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Umbraco Package Migration to .NET Core: A Clean Start - Controllers, Services, Configuration and Caching

This is one of a series of posts looking at migrating Umbraco packages to V9 and .NET Core. Other posts in this series:

  1. Introduction
  2. A False Start
  3. A Clean Start - Controllers, Services, Configuration and Caching
  4. Criteria Providers - Working With HttpContext
  5. Leaning on Umbraco
  6. Migrating Tests
  7. Extension Methods
  8. Migrations
  9. Wiring It All Up
  10. Distributing and Wrapping Up

File > New Project

Having decided on a new repository for the migration of the Personalisaton Groups package to Umbraco V9 and .NET Core, I started with a brand new solution, containing a single project targetting .NET Standard 2.0. I picked this version mainly just to match the decison made by Umbraco themselves, when updating the class libraries that make up the code for the CMS itself. We can see if there's any reason to change it later.

Adding Reference to Umbraco

I then added the first external dependency - Umbraco itself. At the time of writing, the release intended for being stable for package development - alpha 4 - was not yet out, so I took a reference to the latest nightly release. These can be accessed using a custom package source, using the details described here. With the package source referenced, I could then add the reference to the latest release of Umbraco.CMS.Core:

Migrating Controllers

With migrations like this it's a tricky decision whether to start at the top of the dependency chain and work down, or from the bottom up, but I decided to start with copying in the controller files and then to also bring over what was necessary for their dependencies.

With .NET Framework controllers copied over there are a few changes required to amend the code to match what is needed for .NET Core ones:

  • Controllers should inherit from ControllerBase, which is available in Microsoft.AspNetCore.Mvc
  • Controllers should return IActionResult
  • To return a result for an API response, there are various helpers available - e.g. OkObjectResult(data), BadRequest(), and NotFound()

To add the necessary dependencies for these classes, you can use the package manager console, add them manually to the .csproj file, or rely on the VS.Net tooling to suggest what you need and add them. When I was done, I had the following referenced in the .csproj file.

    <PackageReference Include="Microsoft.AspNetCore.Mvc.Abstractions" Version="2.2.0" />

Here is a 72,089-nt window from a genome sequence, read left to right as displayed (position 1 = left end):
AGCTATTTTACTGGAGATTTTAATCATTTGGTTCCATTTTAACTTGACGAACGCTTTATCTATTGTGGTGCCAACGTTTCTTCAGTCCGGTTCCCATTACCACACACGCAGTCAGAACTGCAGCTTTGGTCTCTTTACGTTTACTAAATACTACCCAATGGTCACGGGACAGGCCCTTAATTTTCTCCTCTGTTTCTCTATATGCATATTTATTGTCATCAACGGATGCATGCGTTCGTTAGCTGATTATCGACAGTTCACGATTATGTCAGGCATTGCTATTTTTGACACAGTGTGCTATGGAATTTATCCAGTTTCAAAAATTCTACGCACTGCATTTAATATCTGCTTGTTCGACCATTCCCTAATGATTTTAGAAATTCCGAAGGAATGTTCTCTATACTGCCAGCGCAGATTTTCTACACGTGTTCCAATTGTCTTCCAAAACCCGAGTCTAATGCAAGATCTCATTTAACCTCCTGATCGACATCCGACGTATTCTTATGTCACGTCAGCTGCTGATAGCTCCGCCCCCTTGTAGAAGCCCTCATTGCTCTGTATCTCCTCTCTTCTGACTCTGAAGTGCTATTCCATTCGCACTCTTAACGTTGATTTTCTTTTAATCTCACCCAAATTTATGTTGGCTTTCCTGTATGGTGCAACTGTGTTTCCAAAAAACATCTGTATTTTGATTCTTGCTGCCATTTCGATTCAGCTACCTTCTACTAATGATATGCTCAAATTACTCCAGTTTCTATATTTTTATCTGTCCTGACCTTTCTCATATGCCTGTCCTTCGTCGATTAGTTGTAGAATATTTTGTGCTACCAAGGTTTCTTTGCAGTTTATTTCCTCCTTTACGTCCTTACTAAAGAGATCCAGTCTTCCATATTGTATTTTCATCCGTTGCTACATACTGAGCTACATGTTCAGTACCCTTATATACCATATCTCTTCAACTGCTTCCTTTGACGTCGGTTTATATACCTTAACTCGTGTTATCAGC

<PackageReference Include="Microsoft.AspNetCore.Mvc.Core" Version="2.2.5" />
    <PackageReference Include="Umbraco.Cms.Core" Version="9.0.0-beta001.20210222.10" />

It's worth noting that in .NET Core, controllers are used both for rendering views and API responses - there's no split between MVC and Web API anymore.

Controller Dependencies

Anything the controller needs can be injected as a dependency via the constructor. For example, I have a controller that returns the list of member types and member groups available in an Umbraco installation, which needs Umbraco's IMemberTypeService and IMemberService respectively.

And for our own logic we can also create and inject custom services - an example of one that's injected into controllers is here.

Note: all this needs wiring up with the dependency injection framework... but I'll be getting to that later. For now, code compiling is enough!


There'll be more to discuss on configuration - though there's already a great introduction to the changes written by Unicore team member Emma - so for now the only point of note is that it's possible to have strongly typed POCO classes created to represented configuration. Such as this one here.

When that's wired up in the application start-up, it'll be available to be injected via an IOptions wrapper into controllers or other classes. It's unwrapped by accessing the Value property, and from there you can just use the strongly typed representation - see for example, this controller.


In the previous implementation of the package, I was using caching to prevent having to constantly fetch some information that would never change once the application is started, via the HttpRuntime.Cache available in .NET Framework. In .NET Core we use IMemoryCache, but better than that, given we have a reference to Umbraco, we can make use of some public helper classes. By injecting IAppPolicyCache (available in Umbraco.Cms.Core.Cache) we have access to a handy method that will get a value if it exists, and if not, run the code you provide to retrieve the data. You can see this in use here.

Update 12/4/2021: Perhaps more flexibly, you can also inject AppCaches, which then has properties available for RequestCache, RuntimeCache etc. for you to use as appropriate. You can either use the Get() method, or if you add a reference to Umbraco.Extensions you can access GetCacheItem() which has a few more overloads for control of how long your item is cached for.

Miscelleneous Others

The final difference I needed to work around was no longer having access to Server.MapPath to resolve the path to a file on disk. The .NET Core equivalent is IHostingEnvironment, as usual injectable, and from this we can get a reference to the WebRootPath. This is found in the code here and explained clearly by Mike Brind on his blog.

Other than that, I believe everything else for the migration so far was simply a copy/paste/adjust namespaces process.

Following Along

The repository containing the code for the migrated package is here. At the time of writing, the state of the migrated code can be seen using this link.